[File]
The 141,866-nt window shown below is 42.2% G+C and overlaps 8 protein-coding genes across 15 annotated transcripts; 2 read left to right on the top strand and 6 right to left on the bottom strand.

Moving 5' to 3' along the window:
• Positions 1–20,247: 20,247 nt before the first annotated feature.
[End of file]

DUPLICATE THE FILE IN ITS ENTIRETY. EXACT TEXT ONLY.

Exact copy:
The 141,866-nt window shown below is 42.2% G+C and overlaps 8 protein-coding genes across 15 annotated transcripts; 2 read left to right on the top strand and 6 right to left on the bottom strand.

Moving 5' to 3' along the window:
• Positions 1–20,247: 20,247 nt before the first annotated feature.